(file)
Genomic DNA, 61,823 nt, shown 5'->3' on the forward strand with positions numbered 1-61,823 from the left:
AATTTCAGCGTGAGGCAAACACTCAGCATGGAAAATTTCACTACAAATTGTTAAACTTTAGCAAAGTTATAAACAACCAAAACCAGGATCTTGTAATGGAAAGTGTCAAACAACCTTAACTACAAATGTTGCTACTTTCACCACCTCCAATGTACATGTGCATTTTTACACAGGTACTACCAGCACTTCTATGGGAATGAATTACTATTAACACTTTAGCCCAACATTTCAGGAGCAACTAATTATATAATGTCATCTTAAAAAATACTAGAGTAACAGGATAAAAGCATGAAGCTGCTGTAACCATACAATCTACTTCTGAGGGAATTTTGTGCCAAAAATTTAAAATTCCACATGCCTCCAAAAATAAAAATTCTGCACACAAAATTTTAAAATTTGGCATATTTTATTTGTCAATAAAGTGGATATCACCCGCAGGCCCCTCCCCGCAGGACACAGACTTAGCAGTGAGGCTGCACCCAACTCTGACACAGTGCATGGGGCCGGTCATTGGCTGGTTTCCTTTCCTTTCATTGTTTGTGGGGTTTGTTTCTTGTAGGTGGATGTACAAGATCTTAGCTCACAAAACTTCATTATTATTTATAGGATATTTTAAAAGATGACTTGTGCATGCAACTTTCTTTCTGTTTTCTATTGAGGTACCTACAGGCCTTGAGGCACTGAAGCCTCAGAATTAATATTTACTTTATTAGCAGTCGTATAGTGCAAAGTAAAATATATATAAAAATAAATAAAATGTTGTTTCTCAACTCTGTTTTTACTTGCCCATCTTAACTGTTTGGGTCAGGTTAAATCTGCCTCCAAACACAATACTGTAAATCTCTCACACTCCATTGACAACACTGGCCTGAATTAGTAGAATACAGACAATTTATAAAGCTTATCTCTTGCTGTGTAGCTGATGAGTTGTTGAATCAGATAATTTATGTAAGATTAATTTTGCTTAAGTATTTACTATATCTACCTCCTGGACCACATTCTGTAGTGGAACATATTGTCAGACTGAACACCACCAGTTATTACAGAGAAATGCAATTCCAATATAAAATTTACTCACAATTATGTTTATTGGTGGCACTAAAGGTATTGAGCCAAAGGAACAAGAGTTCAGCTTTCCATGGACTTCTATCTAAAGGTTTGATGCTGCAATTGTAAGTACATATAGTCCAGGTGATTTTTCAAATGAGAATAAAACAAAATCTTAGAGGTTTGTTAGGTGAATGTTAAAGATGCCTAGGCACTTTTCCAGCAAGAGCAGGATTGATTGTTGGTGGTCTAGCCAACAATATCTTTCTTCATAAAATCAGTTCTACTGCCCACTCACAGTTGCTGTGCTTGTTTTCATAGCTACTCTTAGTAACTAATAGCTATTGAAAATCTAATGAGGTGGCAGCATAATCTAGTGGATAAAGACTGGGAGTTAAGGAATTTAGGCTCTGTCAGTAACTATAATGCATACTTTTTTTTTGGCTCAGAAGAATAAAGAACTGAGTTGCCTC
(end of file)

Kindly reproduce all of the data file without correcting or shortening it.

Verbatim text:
Genomic DNA, 61,823 nt, shown 5'->3' on the forward strand with positions numbered 1-61,823 from the left:
AATTTCAGCGTGAGGCAAACACTCAGCATGGAAAATTTCACTACAAATTGTTAAACTTTAGCAAAGTTATAAACAACCAAAACCAGGATCTTGTAATGGAAAGTGTCAAACAACCTTAACTACAAATGTTGCTACTTTCACCACCTCCAATGTACATGTGCATTTTTACACAGGTACTACCAGCACTTCTATGGGAATGAATTACTATTAACACTTTAGCCCAACATTTCAGGAGCAACTAATTATATAATGTCATCTTAAAAAATACTAGAGTAACAGGATAAAAGCATGAAGCTGCTGTAACCATACAATCTACTTCTGAGGGAATTTTGTGCCAAAAATTTAAAATTCCACATGCCTCCAAAAATAAAAATTCTGCACACAAAATTTTAAAATTTGGCATATTTTATTTGTCAATAAAGTGGATATCACCCGCAGGCCCCTCCCCGCAGGACACAGACTTAGCAGTGAGGCTGCACCCAACTCTGACACAGTGCATGGGGCCGGTCATTGGCTGGTTTCCTTTCCTTTCATTGTTTGTGGGGTTTGTTTCTTGTAGGTGGATGTACAAGATCTTAGCTCACAAAACTTCATTATTATTTATAGGATATTTTAAAAGATGACTTGTGCATGCAACTTTCTTTCTGTTTTCTATTGAGGTACCTACAGGCCTTGAGGCACTGAAGCCTCAGAATTAATATTTACTTTATTAGCAGTCGTATAGTGCAAAGTAAAATATATATAAAAATAAATAAAATGTTGTTTCTCAACTCTGTTTTTACTTGCCCATCTTAACTGTTTGGGTCAGGTTAAATCTGCCTCCAAACACAATACTGTAAATCTCTCACACTCCATTGACAACACTGGCCTGAATTAGTAGAATACAGACAATTTATAAAGCTTATCTCTTGCTGTGTAGCTGATGAGTTGTTGAATCAGATAATTTATGTAAGATTAATTTTGCTTAAGTATTTACTATATCTACCTCCTGGACCACATTCTGTAGTGGAACATATTGTCAGACTGAACACCACCAGTTATTACAGAGAAATGCAATTCCAATATAAAATTTACTCACAATTATGTTTATTGGTGGCACTAAAGGTATTGAGCCAAAGGAACAAGAGTTCAGCTTTCCATGGACTTCTATCTAAAGGTTTGATGCTGCAATTGTAAGTACATATAGTCCAGGTGATTTTTCAAATGAGAATAAAACAAAATCTTAGAGGTTTGTTAGGTGAATGTTAAAGATGCCTAGGCACTTTTCCAGCAAGAGCAGGATTGATTGTTGGTGGTCTAGCCAACAATATCTTTCTTCATAAAATCAGTTCTACTGCCCACTCACAGTTGCTGTGCTTGTTTTCATAGCTACTCTTAGTAACTAATAGCTATTGAAAATCTAATGAGGTGGCAGCATAATCTAGTGGATAAAGACTGGGAGTTAAGGAATTTAGGCTCTGTCAGTAACTATAATGCATACTTTTTTTTTGGCTCAGAAGAATAAAGAACTGAGTTGCCTC